You’ve done well, my dear. Closing the wrong doors to love, choosing the right one. You will bring a beautiful, thoughtful boy into this world. And though life has knocked you flat beyond counting, you keep climbing. We will look each other in the eyes and I will tell you everything when you reach me.

 

106 thoughts on “Thirty Years Later

  1. Well, I am what some would call a ‘fortune teller’. However Tarot cards cannot predict the future. Instead they reveal the heart, the spirit, in the places where blind spots are hindering us. Symbolism is a powerful tool to reveal hearts (the Bible is a prime example of that). What I do as a Tarot reader is use the cards for an inroad to a counseling session. Straight up truth. I want to help people and the Tarot is a perfect way for me to do that.

    The cards have never shown me that anyone was going to age, get sick, or die (life already promises everyone these things). Instead they show me my fears and other things in my life that are holding me back from living fully. They remind me of what I can be grateful for and celebrate. Most of all, they show me that the Spirit is always tracking where I am, where I’ve been, and where I’m going – a reminder that I never, ever have anything to fear. ❤

    Much love and light,
    C

    P.S. If you ever want proof of what I'm saying, feel free to request a reading. 😉

  2. My friend is dying from stage 4 cancer, she says knowing her time is limited has almost paralyzed her. She has lost all motivation and routine.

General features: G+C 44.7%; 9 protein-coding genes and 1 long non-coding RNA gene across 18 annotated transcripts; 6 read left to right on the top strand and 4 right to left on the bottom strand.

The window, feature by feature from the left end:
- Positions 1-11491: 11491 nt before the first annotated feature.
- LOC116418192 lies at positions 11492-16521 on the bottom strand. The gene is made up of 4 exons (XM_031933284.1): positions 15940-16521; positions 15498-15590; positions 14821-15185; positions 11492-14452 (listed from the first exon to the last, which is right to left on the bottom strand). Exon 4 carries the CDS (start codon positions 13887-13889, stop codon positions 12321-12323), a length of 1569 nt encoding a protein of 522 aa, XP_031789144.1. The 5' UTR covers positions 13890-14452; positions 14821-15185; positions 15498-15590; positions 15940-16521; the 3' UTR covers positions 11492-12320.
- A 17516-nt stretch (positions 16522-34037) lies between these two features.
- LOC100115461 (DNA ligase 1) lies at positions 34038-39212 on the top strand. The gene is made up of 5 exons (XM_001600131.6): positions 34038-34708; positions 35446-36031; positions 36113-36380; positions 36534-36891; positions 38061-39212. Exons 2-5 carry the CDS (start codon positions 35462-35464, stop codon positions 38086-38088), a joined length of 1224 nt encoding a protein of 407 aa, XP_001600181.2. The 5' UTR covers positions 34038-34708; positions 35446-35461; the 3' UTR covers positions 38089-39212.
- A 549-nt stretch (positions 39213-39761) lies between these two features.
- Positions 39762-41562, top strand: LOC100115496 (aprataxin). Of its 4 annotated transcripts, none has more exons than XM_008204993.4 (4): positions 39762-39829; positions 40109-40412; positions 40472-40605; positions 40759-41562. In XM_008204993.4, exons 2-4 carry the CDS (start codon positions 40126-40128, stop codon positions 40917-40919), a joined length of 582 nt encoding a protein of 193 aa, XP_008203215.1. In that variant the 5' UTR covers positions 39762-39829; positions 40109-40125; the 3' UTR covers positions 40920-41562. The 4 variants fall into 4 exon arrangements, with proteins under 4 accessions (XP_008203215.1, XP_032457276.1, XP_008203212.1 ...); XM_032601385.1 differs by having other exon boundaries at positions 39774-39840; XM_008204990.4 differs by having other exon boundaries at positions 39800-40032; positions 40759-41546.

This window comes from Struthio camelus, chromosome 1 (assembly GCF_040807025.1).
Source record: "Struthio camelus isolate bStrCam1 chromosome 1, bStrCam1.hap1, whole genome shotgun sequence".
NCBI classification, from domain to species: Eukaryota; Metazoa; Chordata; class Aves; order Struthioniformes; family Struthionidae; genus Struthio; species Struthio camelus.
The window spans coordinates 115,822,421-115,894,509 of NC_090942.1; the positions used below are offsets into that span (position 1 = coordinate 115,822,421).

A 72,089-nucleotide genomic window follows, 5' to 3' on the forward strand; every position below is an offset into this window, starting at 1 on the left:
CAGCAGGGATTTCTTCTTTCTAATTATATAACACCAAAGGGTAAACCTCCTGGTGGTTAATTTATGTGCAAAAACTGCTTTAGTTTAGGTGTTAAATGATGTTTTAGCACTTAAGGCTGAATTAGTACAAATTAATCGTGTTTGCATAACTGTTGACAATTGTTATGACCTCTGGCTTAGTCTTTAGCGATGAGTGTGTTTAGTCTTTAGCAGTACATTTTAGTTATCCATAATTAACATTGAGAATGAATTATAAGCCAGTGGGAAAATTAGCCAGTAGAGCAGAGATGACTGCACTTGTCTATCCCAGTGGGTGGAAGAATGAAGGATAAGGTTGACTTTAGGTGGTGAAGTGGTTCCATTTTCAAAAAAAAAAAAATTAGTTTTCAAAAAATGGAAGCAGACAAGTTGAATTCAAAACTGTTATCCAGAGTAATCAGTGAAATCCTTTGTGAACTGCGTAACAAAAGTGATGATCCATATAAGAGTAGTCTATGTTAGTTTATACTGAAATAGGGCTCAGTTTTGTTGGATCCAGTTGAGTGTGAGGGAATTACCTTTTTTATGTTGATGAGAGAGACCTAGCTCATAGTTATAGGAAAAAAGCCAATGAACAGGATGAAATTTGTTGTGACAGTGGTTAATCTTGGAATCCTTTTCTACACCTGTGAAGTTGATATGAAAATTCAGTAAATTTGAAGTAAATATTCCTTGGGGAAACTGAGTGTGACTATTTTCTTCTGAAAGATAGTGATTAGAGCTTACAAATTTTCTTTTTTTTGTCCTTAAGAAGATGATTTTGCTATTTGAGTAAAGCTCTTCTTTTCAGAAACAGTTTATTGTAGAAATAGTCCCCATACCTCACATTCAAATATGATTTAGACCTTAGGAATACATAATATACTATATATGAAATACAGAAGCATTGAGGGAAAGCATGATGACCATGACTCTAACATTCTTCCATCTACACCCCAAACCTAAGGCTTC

It breaks my heart.

    I think I would rather not know….

    • If such a sentence comes to me, I want to know. I want to finish what I have been given to do before my days are ended.

      • I love that attitude, Beth. I was speaking to a different angle on this (though your comment is entirely appropriate), how the tapes we run in our head become self-fulfilling prophecy in the rest of our body. It’s how God made us, with a powerful mind-body connection. I know many who have gone on to spurn “expert” opinion on their condition (sometimes made in error) and thrive or extend their life, to the great puzzlement of drs.

  3. I like the Bible perspective where we are advised to live a day at a time and make it a fulfilling one being happy with the result at the end of each day. Why would you want to know what may happen to you personally tomorrow? Of course there has to be a plan in life but if those plans don’t work out try to achieve your goals another way or just accept that’s not for you and move on. Do your best to put plans in place that others relying on you will not be put at risk should your life journey end. But whatever your lot day by day as you seek meaning in what you plan and do, be happy and kind to those around you.

  4. Of course I love this. Tears came to my eyes about the man who chooses you every day. That is such a precious gift. And some wise souls believe psychics can only tell us one version of our future–that we choose among many. There’s something to ponder as you try to fall asleep:).

    • I love that, Brad. I’d love to read it! Ha ha ha, but no pressure if it’s for your eyes only. And I appreciate the keen reading. It was a rare – and therefore powerful – experience affirming and honoring my journey and broken, durable self. Thanks so much for the good word.

  5. You may not recommend it but this stuck: Not me, I say. I do not do things, as you say, suddenly. I prepare, I think, I explain.
~ The one quotable text from Obreht’s The Tiger’s Wife I can’t recommend

  6. What a beautiful piece. It certainly resonated with me. I often look back at my life and wonder about the journey I’ve made and the paths I’ve taken. Some good, some forgotten.

  7. I came across your blog, and your beautifully written post. It is not often we as mothers project so far forward to imagine our children growing to ripe old age and then after that. But of course you are correct as 50, a 100 years of life is all but a mere speck in history, in the overall universe.